SEA Landcare is proud to be hosting an exciting seminar on Native Grass Rehabilitation with Dr. Ian Chivers. Dr Chivers has been involved in research and native grass management for over 20 years.
Australian native grasses are adapted to soils that have been subject to millions of years of weathering and erosion and so are able to grow on soils that are more like subsoils in other parts of the world. Soil depths of 50 to 100 mm (2 to 4 inches) are quite common across the grasslands of Australia and our native grasses have adapted to grow where soil depth is shallow.
Australia regularly suffers from severe droughts and low rainfall. Australian native grasses are well adapted to this and are usually the first grasses to recover after a drought. They have a variety of mechanisms for drought avoidance, either through entering a prolonged dormancy, or through having a below-ground crown which is capable of surviving drought and grazing. In pastures, native grasses have a far greater capacity to tolerate drought without the need to re-sow the pasture following the breaking of the drought. In horticulture, supplementary irrigation in the space between the rows of vines or tree crops may not be needed.
Revegetation projects, for ecosystem restoration, of native trees and shrubs remain incomplete in the absence of native grass understory and the habitat and food source these provide.
Dr Ian Chivers has over 26 years’ experience in research of native grasses to improve the germination, establishment and persistence of Australian Native grasses for pastures, conservation areas and restoration of degraded sites e.g. mining. In 1988 he founded the Native Seeds Company as a consultancy and breeder/producer/supplier of native grass seed and continues to support research through collaboration with the RIRDC; the Australian Research Council; the University of Melbourne, Southern Cross University, Royal Botanic Gardens Cranbourne, Kings Park Botanic Gardens W.A and Queensland Alliance for Agriculture and Food Innovation.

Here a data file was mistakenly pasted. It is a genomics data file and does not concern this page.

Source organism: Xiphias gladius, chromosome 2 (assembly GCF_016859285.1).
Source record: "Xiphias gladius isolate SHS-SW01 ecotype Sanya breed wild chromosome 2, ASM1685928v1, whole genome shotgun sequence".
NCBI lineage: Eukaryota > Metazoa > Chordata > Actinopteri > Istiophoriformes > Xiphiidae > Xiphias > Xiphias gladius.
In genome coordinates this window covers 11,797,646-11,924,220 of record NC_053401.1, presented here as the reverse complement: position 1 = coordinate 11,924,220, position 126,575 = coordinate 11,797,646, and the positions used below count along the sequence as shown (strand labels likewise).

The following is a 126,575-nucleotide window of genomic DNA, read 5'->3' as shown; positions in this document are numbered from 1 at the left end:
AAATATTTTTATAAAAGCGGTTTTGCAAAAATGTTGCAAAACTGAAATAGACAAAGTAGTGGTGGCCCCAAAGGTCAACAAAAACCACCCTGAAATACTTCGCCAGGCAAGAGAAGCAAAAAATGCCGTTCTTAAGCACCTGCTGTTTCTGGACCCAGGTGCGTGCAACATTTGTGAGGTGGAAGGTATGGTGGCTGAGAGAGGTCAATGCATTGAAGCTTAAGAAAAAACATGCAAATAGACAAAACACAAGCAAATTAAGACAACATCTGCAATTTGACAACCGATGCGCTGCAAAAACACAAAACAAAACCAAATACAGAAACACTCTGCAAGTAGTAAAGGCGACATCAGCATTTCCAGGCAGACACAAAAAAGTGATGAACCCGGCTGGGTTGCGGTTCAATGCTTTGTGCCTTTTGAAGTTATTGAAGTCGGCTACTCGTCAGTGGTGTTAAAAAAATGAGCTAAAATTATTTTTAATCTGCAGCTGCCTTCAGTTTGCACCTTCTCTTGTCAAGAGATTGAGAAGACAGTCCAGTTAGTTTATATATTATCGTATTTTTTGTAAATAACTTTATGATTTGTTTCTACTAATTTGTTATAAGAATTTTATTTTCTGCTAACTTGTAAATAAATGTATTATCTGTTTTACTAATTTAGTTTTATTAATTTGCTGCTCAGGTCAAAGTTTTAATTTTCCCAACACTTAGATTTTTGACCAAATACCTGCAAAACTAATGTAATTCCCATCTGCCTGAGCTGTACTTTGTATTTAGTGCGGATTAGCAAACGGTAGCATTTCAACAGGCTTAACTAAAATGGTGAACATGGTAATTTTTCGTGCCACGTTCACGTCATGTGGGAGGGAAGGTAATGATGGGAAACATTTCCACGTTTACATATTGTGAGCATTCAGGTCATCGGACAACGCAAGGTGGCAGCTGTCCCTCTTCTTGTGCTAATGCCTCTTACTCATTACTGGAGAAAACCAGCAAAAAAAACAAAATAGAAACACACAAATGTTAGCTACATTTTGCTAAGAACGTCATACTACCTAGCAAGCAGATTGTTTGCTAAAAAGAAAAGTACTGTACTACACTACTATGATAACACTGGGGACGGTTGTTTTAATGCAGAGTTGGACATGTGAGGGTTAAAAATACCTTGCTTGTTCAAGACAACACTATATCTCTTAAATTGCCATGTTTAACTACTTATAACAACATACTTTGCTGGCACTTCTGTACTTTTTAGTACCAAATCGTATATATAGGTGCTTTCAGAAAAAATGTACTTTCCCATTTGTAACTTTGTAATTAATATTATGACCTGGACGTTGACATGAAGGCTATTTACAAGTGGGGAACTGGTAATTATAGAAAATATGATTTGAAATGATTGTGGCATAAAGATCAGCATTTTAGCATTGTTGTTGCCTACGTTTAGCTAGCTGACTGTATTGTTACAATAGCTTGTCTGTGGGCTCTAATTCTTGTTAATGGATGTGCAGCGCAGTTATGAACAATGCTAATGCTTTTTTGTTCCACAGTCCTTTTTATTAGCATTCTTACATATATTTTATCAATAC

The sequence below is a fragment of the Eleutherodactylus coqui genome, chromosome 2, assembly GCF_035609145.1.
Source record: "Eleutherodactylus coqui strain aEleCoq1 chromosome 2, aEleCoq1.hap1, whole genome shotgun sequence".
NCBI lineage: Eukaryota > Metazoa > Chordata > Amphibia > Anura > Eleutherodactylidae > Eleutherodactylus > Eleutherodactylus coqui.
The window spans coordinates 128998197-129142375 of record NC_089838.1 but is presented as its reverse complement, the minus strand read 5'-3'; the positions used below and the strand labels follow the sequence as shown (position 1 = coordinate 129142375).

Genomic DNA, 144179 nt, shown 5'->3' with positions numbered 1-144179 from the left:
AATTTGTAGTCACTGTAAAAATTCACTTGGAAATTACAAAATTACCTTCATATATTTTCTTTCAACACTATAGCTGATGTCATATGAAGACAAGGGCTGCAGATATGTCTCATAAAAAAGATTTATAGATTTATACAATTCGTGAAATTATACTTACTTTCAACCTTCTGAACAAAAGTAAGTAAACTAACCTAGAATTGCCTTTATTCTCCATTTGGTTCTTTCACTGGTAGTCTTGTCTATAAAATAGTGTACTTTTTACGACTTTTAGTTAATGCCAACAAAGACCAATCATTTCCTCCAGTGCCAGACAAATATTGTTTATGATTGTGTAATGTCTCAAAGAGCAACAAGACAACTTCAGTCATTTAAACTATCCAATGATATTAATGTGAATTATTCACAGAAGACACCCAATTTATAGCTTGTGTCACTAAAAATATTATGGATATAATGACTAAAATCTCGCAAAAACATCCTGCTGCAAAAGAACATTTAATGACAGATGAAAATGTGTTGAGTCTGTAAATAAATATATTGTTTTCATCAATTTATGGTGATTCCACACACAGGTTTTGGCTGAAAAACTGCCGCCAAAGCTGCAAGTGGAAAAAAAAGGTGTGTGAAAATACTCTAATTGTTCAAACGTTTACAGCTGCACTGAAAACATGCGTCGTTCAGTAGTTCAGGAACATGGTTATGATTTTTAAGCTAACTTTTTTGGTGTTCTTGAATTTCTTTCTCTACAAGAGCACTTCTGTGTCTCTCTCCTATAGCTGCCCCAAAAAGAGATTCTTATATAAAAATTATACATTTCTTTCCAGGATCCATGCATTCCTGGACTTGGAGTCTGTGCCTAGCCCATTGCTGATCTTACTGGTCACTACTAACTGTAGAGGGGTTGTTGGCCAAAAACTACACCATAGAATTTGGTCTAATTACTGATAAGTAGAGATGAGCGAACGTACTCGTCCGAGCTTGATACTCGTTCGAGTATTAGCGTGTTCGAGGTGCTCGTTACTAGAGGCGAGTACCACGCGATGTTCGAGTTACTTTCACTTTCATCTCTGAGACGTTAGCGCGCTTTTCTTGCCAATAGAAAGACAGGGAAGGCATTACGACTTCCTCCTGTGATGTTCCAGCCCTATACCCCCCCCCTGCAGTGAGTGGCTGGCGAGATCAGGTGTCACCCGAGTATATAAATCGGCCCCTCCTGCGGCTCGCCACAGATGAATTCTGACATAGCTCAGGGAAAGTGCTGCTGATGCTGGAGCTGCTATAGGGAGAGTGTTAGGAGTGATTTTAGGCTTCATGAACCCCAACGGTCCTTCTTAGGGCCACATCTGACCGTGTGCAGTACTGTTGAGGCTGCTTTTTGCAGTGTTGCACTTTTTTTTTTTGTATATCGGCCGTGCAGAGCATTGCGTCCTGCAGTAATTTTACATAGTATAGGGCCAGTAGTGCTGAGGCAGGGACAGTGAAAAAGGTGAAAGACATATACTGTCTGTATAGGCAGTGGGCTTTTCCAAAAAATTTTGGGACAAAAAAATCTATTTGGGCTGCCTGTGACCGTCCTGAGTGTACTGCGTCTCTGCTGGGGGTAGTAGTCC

"The purpose of this event is to increase community knowledge of native grasses and enable greater inclusion of native grasses in landscape rehabilitation and revegetation projects," Mrs Brewer, Landcare Facilitator.
Topics for the day include:
Introduction to native grasses – what are they, some common types, where are they commonly found.
Why use native grasses in rehabilitation? Role of native grasses in rehabilitation, for habitat, for insect and bird food source, for enhancement of tree and shrub establishment and growth. Role in remediation of degraded/toxic landscapes. What species have been used and why.
Current research that is occurring with native grasses in Australia. Where the native grass seed industry is heading and how to buy products.
How to sow and establish native grasses in a rehabilitation setting. How to maintain native grass stands in the absence of grazing. How to increase species that you might already have in the target landscape. The role of fire.
Limited positions for more information or to book your spot contact Kristy Brewer, firstname.lastname@example.org
Registrations close 5:00 pm Thursday 16th Feb,2023.